6. We are doing many things to strengthen multilateral surveillance further. First, we have introduced multilateral consultations as a new tool to address the international spillovers dimensions of our work. In this increasingly globalized economy, these consultations allow us to discuss issues of common interest with more than one country at the same time. The first of such consultations is underway, and is focusing on facilitating the resolution of the current global imbalances while maintaining robust growth. I emphasize "facilitate" here, for the IMF cannot resolve global imbalances. Only our member countries can. Second, we are building up our analytical frameworks, and working to include more analysis of financial and macroeconomic linkages in our World Economic Outlook. Third, we are making some internal changes. We have established a multilateral surveillance unit within our Research department, to support both our Board and other multilateral groupings. We are also improving the way we communicate and disseminate our findings, and strengthening our regional surveillance products.

7. In the area of financial sector surveillance, we are engaged in a continuous learning process. In the wake of the emerging market crises in the 1990s, the IMF adopted the Financial Sector Assessment Program (FSAP), a key tool for financial sector surveillance. There have been several evaluations since its adoption, including evaluations by the IEO. The challenges identified have been two-fold. First, prioritization—making sure that FSAPs are done for countries, especially systemically important ones, where strengthening our knowledge is most needed. As you know, participation in the FSAP is voluntary. Nevertheless, we are taking measures to prioritize better and to encourage key countries to participate. Since FSAPs began, over 70 percent of members have had one or have committed to have one, and this is no minor achievement.

8. The second challenge is how to integrate FSAP findings better into IMF surveillance. Integration is a challenge, both because the relevant staff are typically either macroeconomists or financial experts—not both; and because there is as yet no "unified" model integrating both the macroeconomic and financial aspects of an economy's functioning. We are working to bridge these divides. Organizationally, the two main departments specializing in financial sector issues have been merged. This is consistent with our aspiration to create a single center of excellence. In addition, on the analytical front, an internal task force is examining how the Fund can improve its analysis of financial issues, both through the FSAP and other means, and better integrate it into surveillance.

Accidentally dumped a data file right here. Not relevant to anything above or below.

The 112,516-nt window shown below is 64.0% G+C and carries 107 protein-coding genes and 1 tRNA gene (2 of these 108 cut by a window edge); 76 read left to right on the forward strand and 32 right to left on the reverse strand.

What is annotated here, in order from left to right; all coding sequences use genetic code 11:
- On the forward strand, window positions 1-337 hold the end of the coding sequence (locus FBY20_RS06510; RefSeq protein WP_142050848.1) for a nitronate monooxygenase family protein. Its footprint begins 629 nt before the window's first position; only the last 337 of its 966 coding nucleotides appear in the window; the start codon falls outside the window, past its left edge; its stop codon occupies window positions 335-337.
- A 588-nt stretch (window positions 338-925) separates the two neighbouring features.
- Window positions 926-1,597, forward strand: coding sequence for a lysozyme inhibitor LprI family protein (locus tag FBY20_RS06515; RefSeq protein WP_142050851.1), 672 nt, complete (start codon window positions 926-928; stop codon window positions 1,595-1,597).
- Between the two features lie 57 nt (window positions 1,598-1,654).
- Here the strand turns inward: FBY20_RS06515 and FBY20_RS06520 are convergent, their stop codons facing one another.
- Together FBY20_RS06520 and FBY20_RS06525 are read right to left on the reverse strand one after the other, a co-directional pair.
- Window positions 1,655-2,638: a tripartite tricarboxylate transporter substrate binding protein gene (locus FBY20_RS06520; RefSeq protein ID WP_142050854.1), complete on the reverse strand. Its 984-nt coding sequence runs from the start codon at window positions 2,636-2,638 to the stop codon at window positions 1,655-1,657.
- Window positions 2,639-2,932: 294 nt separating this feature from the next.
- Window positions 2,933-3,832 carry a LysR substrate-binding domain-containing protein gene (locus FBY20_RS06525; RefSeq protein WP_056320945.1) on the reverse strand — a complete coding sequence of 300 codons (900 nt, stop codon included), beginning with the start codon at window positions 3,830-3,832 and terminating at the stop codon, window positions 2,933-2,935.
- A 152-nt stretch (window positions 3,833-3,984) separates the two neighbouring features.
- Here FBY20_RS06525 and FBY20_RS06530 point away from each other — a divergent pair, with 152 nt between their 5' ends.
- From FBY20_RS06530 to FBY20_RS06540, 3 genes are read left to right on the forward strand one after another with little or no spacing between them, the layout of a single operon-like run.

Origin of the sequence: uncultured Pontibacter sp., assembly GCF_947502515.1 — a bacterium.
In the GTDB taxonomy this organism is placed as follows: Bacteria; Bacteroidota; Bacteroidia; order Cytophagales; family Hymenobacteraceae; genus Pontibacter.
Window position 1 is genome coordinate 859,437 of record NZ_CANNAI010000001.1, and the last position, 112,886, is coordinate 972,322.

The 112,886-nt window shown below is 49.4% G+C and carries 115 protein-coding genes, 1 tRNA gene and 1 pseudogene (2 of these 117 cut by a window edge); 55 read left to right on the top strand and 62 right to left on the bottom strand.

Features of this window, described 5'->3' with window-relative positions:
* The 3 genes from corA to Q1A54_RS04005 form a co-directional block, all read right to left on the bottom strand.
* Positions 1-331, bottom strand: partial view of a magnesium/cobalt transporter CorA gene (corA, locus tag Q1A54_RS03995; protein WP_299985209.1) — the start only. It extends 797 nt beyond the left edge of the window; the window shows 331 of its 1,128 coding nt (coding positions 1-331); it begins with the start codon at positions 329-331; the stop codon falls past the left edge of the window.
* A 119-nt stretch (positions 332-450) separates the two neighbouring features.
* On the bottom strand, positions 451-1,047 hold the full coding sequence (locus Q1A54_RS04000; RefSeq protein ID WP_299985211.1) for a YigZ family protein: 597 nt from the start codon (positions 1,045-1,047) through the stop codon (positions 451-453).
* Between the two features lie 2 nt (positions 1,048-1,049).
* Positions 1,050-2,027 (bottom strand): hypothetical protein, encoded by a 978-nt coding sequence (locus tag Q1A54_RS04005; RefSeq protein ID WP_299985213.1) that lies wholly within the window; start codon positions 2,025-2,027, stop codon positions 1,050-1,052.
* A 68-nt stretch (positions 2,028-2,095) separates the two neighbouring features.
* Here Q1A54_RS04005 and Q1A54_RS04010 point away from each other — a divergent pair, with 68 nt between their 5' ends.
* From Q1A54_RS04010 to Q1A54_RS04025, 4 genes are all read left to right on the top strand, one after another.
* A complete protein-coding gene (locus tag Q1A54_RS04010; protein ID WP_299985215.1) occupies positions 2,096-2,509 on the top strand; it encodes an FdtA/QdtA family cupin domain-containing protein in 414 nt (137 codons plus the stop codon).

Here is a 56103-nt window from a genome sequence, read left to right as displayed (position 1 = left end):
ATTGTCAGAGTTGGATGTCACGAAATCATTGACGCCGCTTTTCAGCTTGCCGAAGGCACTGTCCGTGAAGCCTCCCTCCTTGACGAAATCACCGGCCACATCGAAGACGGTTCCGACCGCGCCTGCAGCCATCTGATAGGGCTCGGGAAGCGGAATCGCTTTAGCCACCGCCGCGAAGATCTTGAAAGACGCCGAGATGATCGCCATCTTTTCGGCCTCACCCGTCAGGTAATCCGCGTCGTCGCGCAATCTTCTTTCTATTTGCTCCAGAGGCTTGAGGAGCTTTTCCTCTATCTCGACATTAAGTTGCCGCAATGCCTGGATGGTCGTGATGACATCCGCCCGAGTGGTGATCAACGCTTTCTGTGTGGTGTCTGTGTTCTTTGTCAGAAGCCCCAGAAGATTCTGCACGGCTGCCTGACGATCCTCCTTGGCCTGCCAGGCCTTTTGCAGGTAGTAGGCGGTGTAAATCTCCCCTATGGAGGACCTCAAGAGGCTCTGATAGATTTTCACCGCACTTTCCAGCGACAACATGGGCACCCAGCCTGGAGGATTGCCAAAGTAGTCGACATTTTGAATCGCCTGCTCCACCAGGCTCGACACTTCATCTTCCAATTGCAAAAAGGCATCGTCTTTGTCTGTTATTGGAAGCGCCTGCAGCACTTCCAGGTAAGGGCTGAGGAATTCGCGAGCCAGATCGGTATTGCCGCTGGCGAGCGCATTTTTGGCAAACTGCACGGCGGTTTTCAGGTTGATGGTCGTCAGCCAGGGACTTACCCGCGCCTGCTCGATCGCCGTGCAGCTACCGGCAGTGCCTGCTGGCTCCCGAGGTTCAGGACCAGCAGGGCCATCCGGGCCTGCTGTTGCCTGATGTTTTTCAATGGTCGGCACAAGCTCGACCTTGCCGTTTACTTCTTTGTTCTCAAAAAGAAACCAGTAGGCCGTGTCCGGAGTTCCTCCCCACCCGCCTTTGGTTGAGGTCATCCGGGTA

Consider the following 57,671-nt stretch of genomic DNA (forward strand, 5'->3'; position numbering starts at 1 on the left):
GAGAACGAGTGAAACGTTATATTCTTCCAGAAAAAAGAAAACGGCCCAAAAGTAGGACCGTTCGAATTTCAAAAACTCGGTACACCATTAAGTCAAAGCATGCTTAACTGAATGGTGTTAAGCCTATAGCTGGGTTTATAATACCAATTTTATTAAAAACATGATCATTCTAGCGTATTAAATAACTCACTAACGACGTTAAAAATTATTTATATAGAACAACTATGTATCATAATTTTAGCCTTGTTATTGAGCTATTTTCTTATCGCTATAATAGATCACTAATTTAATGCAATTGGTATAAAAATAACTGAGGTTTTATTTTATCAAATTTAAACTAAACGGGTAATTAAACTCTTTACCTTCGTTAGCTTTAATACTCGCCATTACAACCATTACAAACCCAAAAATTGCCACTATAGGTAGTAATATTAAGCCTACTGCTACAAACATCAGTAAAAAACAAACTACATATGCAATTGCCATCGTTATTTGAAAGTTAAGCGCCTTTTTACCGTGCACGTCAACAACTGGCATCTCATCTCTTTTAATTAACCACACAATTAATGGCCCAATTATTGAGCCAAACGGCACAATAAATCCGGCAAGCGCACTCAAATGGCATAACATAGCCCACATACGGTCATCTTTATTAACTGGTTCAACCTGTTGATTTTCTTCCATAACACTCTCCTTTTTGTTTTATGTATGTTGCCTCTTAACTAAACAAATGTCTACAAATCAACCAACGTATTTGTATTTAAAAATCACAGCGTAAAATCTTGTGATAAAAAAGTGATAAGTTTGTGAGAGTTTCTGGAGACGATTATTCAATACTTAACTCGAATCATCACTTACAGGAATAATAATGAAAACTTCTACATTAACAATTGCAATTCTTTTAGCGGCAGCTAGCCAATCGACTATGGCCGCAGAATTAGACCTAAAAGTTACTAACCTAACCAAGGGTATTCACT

9. So indeed, better financial sector surveillance and treatment of spillover issues are among our priority objectives in surveillance. As I mentioned earlier, they are but a part of the broader agenda on surveillance through our medium-term strategy. The strategy is wide-ranging, from updating our legal foundations to streamlining our internal procedures. For instance, our Executive Board is also reviewing a 1977 Decision that constitutes, together with Article IV of our Articles of Agreement, one of the pillars of surveillance, to ensure that it remains relevant for today's international monetary system. In the process, we hope to build a better common understanding of members' commitments to each other and to the Fund, and of the role and importance of candid Fund surveillance. We are also strengthening and extending our tools for exchange rate analysis. We are improving how we set priorities and strengthening focus, and streamlining our procedures for greater efficiency. In short, we believe we are on track to revamp surveillance for a new century.

10. Before concluding, I would like to share with you that the IEO was evaluated externally earlier this year and there was broad agreement that the IEO has served the Fund well and has earned the strong support for its work across a broad range of stakeholders. The Fund continues to need an independent evaluation office to contribute to the institution's learning culture and facilitate oversight and governance by the Board.

11. Let me conclude by saying that I am proud to be part of the leadership of an institution that is committed to learning and adapting, and to taking feedback and evaluation seriously. The establishment of the IEO has provided a further boost to our learning culture. We very much appreciate its high quality work, and the IMF is stronger for its work.